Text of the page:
I first made the switch part way through a project, which is very much not a decision I would recommend. Turns out my tension is much tighter when knitting continental, and now that top will forever have a bit of a strange transition line in it where I switched from one to the other. I should probably have switched up my needle size, but I didn’t really notice the difference until quite a long way down. And yes, the worst of the difference has blocked out, but I’ll always know it’s there.
Continental purling is fiddly as all hell
We’re talking so fiddly that I can’t even be bothered trying to do it any more. The problem is you’re tensioning your yarn behind your needle, and to get it to the front to purl is just…well, it’s a right old ballache, really.
I know that the Norwegian purl is meant to be a superb solution to the continental purling problem, but I just don’t have the motivation to learn it. Perhaps one day, but not now. Definitely cannot be arsed now.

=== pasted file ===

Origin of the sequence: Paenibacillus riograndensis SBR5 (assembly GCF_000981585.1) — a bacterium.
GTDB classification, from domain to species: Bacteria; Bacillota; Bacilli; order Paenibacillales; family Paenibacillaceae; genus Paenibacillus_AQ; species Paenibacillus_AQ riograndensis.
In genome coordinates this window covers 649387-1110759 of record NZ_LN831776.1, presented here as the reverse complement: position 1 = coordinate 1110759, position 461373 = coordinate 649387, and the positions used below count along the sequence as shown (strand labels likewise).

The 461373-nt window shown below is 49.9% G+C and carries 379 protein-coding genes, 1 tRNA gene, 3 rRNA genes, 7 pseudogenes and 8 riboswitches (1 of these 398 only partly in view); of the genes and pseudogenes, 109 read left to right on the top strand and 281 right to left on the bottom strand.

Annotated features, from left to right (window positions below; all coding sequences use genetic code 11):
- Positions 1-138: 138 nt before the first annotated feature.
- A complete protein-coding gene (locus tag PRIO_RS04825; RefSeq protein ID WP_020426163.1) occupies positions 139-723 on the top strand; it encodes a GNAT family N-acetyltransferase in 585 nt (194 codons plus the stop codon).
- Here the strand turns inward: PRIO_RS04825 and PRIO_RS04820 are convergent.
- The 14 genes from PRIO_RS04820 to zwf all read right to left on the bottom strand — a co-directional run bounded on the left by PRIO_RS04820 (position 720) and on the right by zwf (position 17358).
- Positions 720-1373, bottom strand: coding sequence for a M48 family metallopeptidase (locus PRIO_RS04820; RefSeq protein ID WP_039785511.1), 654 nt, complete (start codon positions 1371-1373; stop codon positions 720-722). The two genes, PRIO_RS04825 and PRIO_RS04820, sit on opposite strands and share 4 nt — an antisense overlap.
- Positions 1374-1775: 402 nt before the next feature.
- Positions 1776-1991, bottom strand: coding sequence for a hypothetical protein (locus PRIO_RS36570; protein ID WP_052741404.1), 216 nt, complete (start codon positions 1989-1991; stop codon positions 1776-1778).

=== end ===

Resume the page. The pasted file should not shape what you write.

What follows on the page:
I have to look at my knitting again
Over the past few years I’ve got very used to knitting without looking – not for everything, but definitely for stocking stitch in the round. And with continental, I have to really look at it again. If I don’t, I have no idea if I’ve actually picked up the yarn or if I’m just knitting with air. As annoyances go, it’s a pretty minor one. But still. It’s annoying.
Continental style knitting does make colourwork a lot easier.
I know, I’ve been pretty down on continental knitting so far. But I have to admit to one reason I’m very glad I’ve learnt; it’s going to make my colourwork knitting much easier.
Previously, I’ve been working a very inefficient method of picking up and dropping each yarn every time I switch colour when working in stranded colourwork. But now, I can have the contrast colour tensioned around my left hand and work those stitches continental, and can do classic English-style knitting with my main. And it has made things much smoother and quicker.
So am I a continental knitting convert?
No. No I am not. It has not grabbed my heart in the way that Josh Lyman did, and although I can see the advantages of it, I just…I like my old, clunky, inefficient English-style.
But, y’know, it was worth a shot.